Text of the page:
For adult echinoids that are to be held for a prolonged period (i.e., > 3 days) prior to collecting gametes for use in a test, ambient laboratory lighting (100 - 500 lux) and a 16-h light : 8-h dark photoperiod are recommended. For tanks that are maintained outside, normal daylight and a seasonal photoperiod are recommended.

For the Pacific purple sea urchin, some laboratories have reported that cultures have been maintained successfully in complete darkness for extended periods of time. Constant darkness might disrupt some of the seasonal patterns of the animals that provide them a cue to spawn, so that they will maintain ripe gonads for a longer period of time (Bay, pers. comm., 2008). In instances where adults are transferred to a testing facility for “same-day” collection of gametes or collection of gametes within an ensuing period of 3 days or less, lighting conditions representing those to be used in the test are recommended.

2.3.4 Water

The water in containers holding adults should be renewed continuously or periodically to prevent a buildup of metabolic wastes. The water may be either an uncontaminated supply of natural seawater or reconstituted seawater (also known as artificial seawater), made up to a desired salinity according to Environment Canada’s recommended procedure (EC, 2001). Any commercially-available sea salts (e.g., Instant OceanTM, Ocean Pure Sea SaltTM, Red Sea SaltTM) or appropriate mixture of reagent-grade salts (e.g., modified GP2; see Bidwell and Spotte, 1985 or Table 2 in USEPA, 1994 or USEPA, 1995), used to prepare the reconstituted water, should have previously been shown to consistently and reliably support good survival and health of echinoids. The water supply should be monitored and assessed as frequently as required to document its quality. Temperature, salinity, dissolved oxygen, pH, and the volume of flow to each tank should be measured, preferably daily. Assessment of other variables such as total dissolved gases, ammonia, nitrogen, nitrite, metals, pesticides, suspended solids, and total organic carbon, should be performed as frequently as necessary to document water quality.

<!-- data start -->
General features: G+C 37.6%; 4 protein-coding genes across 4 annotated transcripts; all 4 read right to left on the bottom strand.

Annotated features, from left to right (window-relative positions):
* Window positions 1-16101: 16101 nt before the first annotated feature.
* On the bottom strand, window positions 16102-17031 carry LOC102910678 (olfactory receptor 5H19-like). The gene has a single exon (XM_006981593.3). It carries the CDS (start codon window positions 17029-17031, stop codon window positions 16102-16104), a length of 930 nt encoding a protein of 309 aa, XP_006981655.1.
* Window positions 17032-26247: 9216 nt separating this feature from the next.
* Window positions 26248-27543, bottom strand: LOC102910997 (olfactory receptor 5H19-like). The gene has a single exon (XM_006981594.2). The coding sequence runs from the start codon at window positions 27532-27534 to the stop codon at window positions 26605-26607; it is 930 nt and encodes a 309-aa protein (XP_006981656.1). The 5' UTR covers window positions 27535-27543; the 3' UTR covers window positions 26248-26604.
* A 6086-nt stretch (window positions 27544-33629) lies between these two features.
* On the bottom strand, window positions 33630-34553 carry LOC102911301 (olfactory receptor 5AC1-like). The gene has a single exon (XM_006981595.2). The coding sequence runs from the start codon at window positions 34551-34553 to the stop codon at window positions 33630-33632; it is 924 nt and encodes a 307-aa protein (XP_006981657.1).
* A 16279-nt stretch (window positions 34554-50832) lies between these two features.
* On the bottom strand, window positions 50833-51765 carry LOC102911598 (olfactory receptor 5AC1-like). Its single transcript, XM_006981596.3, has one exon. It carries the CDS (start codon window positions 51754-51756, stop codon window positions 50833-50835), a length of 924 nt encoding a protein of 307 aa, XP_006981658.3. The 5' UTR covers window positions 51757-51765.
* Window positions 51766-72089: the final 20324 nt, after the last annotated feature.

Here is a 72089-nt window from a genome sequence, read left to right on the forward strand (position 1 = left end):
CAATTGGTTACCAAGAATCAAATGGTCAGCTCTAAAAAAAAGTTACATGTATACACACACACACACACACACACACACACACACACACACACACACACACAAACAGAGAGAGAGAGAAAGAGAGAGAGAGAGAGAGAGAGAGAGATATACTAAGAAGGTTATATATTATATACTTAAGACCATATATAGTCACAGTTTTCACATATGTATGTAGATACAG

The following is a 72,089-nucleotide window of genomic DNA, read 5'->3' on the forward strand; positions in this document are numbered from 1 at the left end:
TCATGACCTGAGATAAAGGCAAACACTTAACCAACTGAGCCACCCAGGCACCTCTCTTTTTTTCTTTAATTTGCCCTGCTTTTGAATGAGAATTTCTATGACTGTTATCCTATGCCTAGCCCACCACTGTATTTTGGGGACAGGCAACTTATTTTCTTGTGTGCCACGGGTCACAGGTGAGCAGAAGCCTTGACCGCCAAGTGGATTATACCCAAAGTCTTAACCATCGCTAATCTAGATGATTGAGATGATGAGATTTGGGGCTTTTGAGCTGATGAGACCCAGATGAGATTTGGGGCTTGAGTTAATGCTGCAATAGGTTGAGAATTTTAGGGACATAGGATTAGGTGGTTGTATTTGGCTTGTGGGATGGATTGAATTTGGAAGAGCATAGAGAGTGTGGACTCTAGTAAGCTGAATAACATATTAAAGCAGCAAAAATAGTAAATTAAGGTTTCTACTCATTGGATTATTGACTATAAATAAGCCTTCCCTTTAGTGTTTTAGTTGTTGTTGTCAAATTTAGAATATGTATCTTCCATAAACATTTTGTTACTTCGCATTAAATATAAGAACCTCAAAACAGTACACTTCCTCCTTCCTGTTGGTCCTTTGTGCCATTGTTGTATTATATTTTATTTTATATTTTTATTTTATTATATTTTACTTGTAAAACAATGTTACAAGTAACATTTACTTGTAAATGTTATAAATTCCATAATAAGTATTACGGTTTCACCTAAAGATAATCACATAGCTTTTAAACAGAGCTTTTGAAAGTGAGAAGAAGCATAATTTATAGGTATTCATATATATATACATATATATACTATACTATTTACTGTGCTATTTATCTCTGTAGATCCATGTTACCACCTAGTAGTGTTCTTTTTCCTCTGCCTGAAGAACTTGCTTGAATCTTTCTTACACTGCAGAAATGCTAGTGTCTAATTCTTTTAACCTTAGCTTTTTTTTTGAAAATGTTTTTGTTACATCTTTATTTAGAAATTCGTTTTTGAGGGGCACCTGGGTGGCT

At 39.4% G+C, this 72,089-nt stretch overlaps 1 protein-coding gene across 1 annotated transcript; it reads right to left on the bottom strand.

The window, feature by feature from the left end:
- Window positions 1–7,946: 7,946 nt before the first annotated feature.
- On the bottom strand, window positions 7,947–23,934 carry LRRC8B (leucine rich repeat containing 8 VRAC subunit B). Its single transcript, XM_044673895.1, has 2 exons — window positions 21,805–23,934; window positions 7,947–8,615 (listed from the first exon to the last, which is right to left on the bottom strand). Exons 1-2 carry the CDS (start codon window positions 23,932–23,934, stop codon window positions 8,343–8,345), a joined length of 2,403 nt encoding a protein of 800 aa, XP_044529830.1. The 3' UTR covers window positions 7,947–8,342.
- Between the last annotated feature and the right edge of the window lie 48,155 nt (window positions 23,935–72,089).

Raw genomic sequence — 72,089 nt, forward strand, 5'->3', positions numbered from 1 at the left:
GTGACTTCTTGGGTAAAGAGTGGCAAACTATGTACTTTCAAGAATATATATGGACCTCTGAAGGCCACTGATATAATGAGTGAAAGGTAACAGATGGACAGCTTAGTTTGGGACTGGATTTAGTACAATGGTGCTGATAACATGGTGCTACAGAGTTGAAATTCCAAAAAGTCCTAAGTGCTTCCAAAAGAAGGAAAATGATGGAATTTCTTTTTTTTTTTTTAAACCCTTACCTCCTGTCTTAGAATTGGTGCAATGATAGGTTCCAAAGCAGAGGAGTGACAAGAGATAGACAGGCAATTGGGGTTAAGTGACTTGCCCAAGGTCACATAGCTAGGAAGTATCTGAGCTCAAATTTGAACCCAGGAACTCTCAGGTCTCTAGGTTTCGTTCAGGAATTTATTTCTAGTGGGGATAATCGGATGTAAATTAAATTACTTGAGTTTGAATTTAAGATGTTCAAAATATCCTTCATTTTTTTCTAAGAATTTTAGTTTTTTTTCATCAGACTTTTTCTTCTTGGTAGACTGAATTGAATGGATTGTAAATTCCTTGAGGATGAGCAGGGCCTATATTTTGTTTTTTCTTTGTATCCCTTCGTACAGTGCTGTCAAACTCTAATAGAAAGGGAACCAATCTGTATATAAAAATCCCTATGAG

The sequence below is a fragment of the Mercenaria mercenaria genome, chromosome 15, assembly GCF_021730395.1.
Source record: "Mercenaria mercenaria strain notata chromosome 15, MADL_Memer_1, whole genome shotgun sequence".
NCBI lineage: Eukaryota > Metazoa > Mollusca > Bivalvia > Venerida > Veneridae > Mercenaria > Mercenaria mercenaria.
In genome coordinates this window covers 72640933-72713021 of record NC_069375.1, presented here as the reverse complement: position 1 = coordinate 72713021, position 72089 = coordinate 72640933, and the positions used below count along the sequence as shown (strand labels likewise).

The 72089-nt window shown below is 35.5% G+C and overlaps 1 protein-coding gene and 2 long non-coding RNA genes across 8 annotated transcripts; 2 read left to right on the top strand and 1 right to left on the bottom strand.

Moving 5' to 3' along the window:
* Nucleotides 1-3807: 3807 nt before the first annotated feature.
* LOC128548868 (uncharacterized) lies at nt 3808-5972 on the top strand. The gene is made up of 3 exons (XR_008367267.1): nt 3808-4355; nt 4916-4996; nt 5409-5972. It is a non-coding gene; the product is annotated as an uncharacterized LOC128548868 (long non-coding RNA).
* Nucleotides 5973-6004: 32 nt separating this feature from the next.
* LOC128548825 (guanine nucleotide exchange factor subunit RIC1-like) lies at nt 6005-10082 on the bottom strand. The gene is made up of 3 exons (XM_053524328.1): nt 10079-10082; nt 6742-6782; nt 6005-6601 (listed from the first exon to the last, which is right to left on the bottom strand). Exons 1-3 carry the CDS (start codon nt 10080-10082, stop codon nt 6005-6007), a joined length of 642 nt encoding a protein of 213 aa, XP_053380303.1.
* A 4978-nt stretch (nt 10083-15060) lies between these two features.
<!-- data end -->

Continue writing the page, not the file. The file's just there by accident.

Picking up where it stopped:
As a general guideline for the optimal maintenance of high-quality water, the flow rate of seawater in “once-through” systems should provide 5 to 10 L/d or more for each organism held, and have a flow that equals the tank volume in 6 to 12 h. For static holding tanks, a similar and acceptable exchange rate would be replacement of most of the water on a daily basis. There is no apparent consensus for optimal amounts of water and exchange times in the existing methods (Appendix D), nor among Canadian and US laboratories responding to a questionnaire in a recent survey (see Section 1.1).Footnote 3 Most methods do not specify the flow, and the few that do, range from a high rate of hundreds of litres per animal per day, with an inflow equalling the tank volume in a few minutes, to lower rates which equal the tank volume in about 5 h. NCASI (1991, 1992) uses seawater flows similar to those recommended here, with 7 to 14 L/d per sand dollar and flow that equals the tank volume in 1.3 to 2.7 hours.

Table 2 Checklist of Recommended Conditions and Procedures for Holding and Acclimating Echinoid Adults
Source of Adults collected from clean-water areas or purchased from supply houses
Water uncontaminated natural seawater or reconstituted (artificial) seawater; flow-through or semi-static (e.g., once every 24 h) replacement; average salinity from 28 to 34 g/kg, and individual measurements not outside 25 to 36 g/kg; rate of salinity change ≤5 g/kg/d for adults to be held for >3 d; as a general guideline, volume of flow should provide 5 to 10 L/d for each animal and equal the volume of tank in 6 to 12 h
Temperature from 10 to 17 °C depending on species, somewhat lower or higher to delay or speed spawning, see Table 1; rate of temperature change ≤5 °C/d for adults to be held for >3 d
Oxygen/aeration dissolved oxygen 80 to 100% saturation; maintained by aeration with filtered, oil-free air if necessary
pH within the range 7.5 to 8.5, in normal circumstances 8.0 ± 0.2